To understand the interaction between sensory experiences and cognition, it is critical to investigate the possibility that deprivation in one sensory modality might affect cognition in other modalities. Here we are concerned with the hypothesis that early experience with sound is vital to the development of domain-general sequential processing skills. In line with this hypothesis, a seminal empirical study found that prelingually deaf children had impaired sequence learning in the visual modality. In order to assess the limits of this hypothesis, the current study employed a different visual sequence learning task in an investigation of prelingually deaf children with cochlear implants and normal hearing children. Results showed statistically significant learning in each of the two groups, and no significant difference in the amount of learning between groups. Moreover, there was no association between the age at which the child received their implant (and thus access to electric hearing) and their performance on the sequential learning task. We discuss key differences between our study and the previous study, and argue that the field must reconsider claims about domain-general cognitive impairment resulting from early auditory deprivation.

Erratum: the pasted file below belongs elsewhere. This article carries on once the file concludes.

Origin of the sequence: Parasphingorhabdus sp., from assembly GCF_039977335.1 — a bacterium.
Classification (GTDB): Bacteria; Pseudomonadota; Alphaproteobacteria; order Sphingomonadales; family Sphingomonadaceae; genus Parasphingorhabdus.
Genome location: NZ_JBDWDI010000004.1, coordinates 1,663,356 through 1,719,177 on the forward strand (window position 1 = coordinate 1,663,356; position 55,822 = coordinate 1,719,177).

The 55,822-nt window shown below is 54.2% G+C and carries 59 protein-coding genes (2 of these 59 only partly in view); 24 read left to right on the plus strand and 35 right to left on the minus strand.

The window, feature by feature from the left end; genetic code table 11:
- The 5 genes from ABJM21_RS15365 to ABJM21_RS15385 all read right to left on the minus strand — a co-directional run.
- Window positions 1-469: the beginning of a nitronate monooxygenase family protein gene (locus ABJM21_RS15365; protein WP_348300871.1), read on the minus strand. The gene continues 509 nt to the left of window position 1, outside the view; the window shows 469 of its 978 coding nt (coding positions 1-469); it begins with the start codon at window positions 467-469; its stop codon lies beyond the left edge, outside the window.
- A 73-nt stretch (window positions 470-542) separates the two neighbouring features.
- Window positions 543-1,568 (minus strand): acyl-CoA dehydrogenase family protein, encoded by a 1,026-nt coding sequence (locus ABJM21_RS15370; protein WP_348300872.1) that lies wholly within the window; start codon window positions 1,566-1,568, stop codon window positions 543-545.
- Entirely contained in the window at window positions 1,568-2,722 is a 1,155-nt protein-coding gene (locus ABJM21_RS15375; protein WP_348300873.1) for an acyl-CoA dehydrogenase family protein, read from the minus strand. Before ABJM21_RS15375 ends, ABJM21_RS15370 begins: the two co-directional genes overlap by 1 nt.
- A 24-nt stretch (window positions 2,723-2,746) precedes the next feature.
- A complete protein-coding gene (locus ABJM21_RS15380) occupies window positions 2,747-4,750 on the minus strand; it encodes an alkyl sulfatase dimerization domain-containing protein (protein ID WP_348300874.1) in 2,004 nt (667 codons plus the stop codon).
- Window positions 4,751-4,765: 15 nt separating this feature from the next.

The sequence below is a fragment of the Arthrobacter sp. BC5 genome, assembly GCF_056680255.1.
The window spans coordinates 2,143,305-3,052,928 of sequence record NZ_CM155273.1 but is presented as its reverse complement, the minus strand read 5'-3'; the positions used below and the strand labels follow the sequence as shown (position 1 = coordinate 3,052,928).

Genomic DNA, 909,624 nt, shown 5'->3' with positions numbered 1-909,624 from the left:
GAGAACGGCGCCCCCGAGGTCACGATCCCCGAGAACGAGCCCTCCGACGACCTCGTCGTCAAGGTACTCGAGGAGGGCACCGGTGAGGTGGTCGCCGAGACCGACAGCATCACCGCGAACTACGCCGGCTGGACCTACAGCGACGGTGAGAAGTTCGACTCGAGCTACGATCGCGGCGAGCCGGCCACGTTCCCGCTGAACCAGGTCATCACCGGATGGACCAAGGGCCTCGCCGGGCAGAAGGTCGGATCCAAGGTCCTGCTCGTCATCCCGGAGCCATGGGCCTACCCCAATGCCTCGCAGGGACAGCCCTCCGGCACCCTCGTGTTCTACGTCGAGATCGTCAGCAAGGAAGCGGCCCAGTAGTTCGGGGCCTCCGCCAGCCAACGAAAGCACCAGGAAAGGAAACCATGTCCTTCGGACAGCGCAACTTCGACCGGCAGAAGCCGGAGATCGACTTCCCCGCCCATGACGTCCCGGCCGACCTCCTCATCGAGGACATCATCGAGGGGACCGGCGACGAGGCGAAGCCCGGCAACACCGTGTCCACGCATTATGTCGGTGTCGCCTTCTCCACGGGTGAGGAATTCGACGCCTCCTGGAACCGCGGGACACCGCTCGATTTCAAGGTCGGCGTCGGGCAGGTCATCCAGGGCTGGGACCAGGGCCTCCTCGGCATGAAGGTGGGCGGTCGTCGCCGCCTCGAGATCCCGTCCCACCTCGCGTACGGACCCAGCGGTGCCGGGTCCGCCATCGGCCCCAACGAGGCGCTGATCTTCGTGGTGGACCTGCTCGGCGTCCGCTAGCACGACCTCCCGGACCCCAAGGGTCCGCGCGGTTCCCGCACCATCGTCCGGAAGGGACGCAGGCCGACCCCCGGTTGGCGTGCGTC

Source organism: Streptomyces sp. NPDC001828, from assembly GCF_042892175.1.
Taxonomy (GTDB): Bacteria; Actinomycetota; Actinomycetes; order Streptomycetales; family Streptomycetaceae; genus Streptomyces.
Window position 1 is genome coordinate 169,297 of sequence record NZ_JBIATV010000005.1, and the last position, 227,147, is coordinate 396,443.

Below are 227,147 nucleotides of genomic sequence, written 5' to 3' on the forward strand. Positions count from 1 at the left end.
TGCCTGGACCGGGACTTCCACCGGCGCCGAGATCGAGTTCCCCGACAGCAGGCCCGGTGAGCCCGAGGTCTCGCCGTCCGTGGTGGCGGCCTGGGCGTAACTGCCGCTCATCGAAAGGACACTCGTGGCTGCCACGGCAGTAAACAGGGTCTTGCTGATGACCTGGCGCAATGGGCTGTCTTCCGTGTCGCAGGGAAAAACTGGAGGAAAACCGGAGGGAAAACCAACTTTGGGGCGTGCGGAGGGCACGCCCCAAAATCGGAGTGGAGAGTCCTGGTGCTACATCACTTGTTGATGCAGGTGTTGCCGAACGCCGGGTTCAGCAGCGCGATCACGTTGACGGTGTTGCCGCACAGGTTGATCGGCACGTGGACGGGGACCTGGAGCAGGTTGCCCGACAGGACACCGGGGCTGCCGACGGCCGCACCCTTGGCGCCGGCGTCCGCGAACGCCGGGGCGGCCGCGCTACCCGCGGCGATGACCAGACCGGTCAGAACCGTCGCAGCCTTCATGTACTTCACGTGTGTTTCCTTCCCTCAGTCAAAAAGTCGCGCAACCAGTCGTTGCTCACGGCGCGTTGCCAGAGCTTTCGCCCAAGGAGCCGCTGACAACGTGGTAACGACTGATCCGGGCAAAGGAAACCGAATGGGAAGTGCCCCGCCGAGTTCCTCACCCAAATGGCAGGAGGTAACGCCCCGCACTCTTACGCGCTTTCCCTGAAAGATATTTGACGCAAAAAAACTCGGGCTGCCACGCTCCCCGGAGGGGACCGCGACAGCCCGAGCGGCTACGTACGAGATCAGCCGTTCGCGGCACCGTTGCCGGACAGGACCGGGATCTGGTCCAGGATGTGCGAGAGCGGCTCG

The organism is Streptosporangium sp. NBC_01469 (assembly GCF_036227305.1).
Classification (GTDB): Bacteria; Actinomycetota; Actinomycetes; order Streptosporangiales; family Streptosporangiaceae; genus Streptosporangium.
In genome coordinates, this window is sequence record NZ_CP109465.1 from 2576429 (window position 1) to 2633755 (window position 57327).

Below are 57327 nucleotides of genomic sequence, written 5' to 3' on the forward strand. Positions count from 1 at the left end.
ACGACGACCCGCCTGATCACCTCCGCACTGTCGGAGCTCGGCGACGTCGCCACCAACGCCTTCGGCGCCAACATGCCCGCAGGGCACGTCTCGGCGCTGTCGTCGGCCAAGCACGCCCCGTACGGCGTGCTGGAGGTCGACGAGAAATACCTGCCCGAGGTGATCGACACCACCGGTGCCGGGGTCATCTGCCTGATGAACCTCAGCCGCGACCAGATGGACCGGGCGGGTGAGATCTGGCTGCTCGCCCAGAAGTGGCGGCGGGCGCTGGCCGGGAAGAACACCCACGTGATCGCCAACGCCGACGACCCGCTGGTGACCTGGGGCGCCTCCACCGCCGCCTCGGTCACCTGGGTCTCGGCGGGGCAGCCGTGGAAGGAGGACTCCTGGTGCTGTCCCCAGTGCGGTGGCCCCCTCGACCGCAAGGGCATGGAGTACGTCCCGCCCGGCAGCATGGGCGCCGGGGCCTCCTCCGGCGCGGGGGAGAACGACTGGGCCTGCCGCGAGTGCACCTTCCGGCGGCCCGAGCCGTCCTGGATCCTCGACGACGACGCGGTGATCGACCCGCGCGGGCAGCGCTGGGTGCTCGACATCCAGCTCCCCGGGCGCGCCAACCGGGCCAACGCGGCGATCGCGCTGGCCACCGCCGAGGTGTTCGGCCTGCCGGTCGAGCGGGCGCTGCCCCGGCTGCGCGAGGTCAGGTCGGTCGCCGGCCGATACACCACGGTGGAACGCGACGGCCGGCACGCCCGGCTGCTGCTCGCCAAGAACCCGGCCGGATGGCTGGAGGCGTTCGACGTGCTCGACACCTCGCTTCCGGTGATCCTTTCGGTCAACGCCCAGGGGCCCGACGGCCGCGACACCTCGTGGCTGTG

|Number of pages||7|
|Publication status||Published - Jan 2018|
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- Auditory deprivation
- Sequence learning
- Statistical learning